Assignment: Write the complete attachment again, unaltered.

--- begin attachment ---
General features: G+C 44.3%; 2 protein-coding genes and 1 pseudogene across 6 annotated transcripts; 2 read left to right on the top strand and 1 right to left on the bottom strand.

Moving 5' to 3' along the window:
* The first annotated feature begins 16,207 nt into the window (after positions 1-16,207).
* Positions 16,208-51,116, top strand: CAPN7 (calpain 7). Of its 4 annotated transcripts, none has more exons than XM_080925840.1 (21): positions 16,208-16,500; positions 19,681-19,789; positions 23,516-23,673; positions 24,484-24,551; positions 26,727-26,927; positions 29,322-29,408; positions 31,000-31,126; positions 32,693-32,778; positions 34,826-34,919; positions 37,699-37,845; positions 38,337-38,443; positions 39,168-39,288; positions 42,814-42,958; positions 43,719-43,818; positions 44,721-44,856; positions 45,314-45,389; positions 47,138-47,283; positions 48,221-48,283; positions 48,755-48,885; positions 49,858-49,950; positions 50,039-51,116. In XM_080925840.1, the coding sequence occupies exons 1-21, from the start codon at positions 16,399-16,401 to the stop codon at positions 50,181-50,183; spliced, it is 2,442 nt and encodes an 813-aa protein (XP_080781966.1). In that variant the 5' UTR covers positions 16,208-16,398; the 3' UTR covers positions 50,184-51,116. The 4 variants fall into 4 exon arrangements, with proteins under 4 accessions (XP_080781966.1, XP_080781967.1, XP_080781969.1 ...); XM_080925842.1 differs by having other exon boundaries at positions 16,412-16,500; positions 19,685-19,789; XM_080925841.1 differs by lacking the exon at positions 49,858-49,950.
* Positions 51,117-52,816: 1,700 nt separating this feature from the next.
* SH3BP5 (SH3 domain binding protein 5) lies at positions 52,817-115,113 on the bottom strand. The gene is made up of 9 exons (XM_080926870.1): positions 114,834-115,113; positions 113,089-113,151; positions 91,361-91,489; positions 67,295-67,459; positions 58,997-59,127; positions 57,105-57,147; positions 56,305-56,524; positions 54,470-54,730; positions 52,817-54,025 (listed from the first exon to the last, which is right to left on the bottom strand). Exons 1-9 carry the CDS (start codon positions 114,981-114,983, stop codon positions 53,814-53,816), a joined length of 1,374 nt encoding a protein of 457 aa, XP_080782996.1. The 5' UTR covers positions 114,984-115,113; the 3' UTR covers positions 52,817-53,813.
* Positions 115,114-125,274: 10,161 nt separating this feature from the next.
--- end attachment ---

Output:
General features: G+C 44.3%; 2 protein-coding genes and 1 pseudogene across 6 annotated transcripts; 2 read left to right on the top strand and 1 right to left on the bottom strand.

Moving 5' to 3' along the window:
* The first annotated feature begins 16,207 nt into the window (after positions 1-16,207).
* Positions 16,208-51,116, top strand: CAPN7 (calpain 7). Of its 4 annotated transcripts, none has more exons than XM_080925840.1 (21): positions 16,208-16,500; positions 19,681-19,789; positions 23,516-23,673; positions 24,484-24,551; positions 26,727-26,927; positions 29,322-29,408; positions 31,000-31,126; positions 32,693-32,778; positions 34,826-34,919; positions 37,699-37,845; positions 38,337-38,443; positions 39,168-39,288; positions 42,814-42,958; positions 43,719-43,818; positions 44,721-44,856; positions 45,314-45,389; positions 47,138-47,283; positions 48,221-48,283; positions 48,755-48,885; positions 49,858-49,950; positions 50,039-51,116. In XM_080925840.1, the coding sequence occupies exons 1-21, from the start codon at positions 16,399-16,401 to the stop codon at positions 50,181-50,183; spliced, it is 2,442 nt and encodes an 813-aa protein (XP_080781966.1). In that variant the 5' UTR covers positions 16,208-16,398; the 3' UTR covers positions 50,184-51,116. The 4 variants fall into 4 exon arrangements, with proteins under 4 accessions (XP_080781966.1, XP_080781967.1, XP_080781969.1 ...); XM_080925842.1 differs by having other exon boundaries at positions 16,412-16,500; positions 19,685-19,789; XM_080925841.1 differs by lacking the exon at positions 49,858-49,950.
* Positions 51,117-52,816: 1,700 nt separating this feature from the next.
* SH3BP5 (SH3 domain binding protein 5) lies at positions 52,817-115,113 on the bottom strand. The gene is made up of 9 exons (XM_080926870.1): positions 114,834-115,113; positions 113,089-113,151; positions 91,361-91,489; positions 67,295-67,459; positions 58,997-59,127; positions 57,105-57,147; positions 56,305-56,524; positions 54,470-54,730; positions 52,817-54,025 (listed from the first exon to the last, which is right to left on the bottom strand). Exons 1-9 carry the CDS (start codon positions 114,981-114,983, stop codon positions 53,814-53,816), a joined length of 1,374 nt encoding a protein of 457 aa, XP_080782996.1. The 5' UTR covers positions 114,984-115,113; the 3' UTR covers positions 52,817-53,813.
* Positions 115,114-125,274: 10,161 nt separating this feature from the next.